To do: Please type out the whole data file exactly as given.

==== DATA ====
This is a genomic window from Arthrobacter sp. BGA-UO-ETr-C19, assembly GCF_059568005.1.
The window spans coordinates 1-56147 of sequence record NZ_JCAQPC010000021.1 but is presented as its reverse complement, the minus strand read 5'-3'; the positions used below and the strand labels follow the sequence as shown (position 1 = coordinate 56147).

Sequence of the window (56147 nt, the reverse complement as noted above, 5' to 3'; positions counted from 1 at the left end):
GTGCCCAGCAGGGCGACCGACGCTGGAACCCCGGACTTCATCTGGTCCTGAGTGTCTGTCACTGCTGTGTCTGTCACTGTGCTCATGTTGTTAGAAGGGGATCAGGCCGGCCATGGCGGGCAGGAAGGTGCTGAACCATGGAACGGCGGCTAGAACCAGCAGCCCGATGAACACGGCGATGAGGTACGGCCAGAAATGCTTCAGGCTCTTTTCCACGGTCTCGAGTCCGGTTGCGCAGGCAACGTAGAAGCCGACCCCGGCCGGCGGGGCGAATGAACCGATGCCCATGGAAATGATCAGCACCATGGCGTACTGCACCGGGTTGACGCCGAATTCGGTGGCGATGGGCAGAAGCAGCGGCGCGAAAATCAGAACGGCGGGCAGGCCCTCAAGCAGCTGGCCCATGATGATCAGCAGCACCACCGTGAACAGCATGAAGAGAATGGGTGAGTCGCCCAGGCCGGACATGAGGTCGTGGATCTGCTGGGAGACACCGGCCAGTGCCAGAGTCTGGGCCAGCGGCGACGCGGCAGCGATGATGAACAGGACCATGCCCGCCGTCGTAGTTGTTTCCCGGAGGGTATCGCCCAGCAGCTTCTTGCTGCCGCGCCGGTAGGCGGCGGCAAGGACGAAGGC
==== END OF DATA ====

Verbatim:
This is a genomic window from Arthrobacter sp. BGA-UO-ETr-C19, assembly GCF_059568005.1.
The window spans coordinates 1-56147 of sequence record NZ_JCAQPC010000021.1 but is presented as its reverse complement, the minus strand read 5'-3'; the positions used below and the strand labels follow the sequence as shown (position 1 = coordinate 56147).

Sequence of the window (56147 nt, the reverse complement as noted above, 5' to 3'; positions counted from 1 at the left end):
GTGCCCAGCAGGGCGACCGACGCTGGAACCCCGGACTTCATCTGGTCCTGAGTGTCTGTCACTGCTGTGTCTGTCACTGTGCTCATGTTGTTAGAAGGGGATCAGGCCGGCCATGGCGGGCAGGAAGGTGCTGAACCATGGAACGGCGGCTAGAACCAGCAGCCCGATGAACACGGCGATGAGGTACGGCCAGAAATGCTTCAGGCTCTTTTCCACGGTCTCGAGTCCGGTTGCGCAGGCAACGTAGAAGCCGACCCCGGCCGGCGGGGCGAATGAACCGATGCCCATGGAAATGATCAGCACCATGGCGTACTGCACCGGGTTGACGCCGAATTCGGTGGCGATGGGCAGAAGCAGCGGCGCGAAAATCAGAACGGCGGGCAGGCCCTCAAGCAGCTGGCCCATGATGATCAGCAGCACCACCGTGAACAGCATGAAGAGAATGGGTGAGTCGCCCAGGCCGGACATGAGGTCGTGGATCTGCTGGGAGACACCGGCCAGTGCCAGAGTCTGGGCCAGCGGCGACGCGGCAGCGATGATGAACAGGACCATGCCCGCCGTCGTAGTTGTTTCCCGGAGGGTATCGCCCAGCAGCTTCTTGCTGCCGCGCCGGTAGGCGGCGGCAAGGACGAAGGC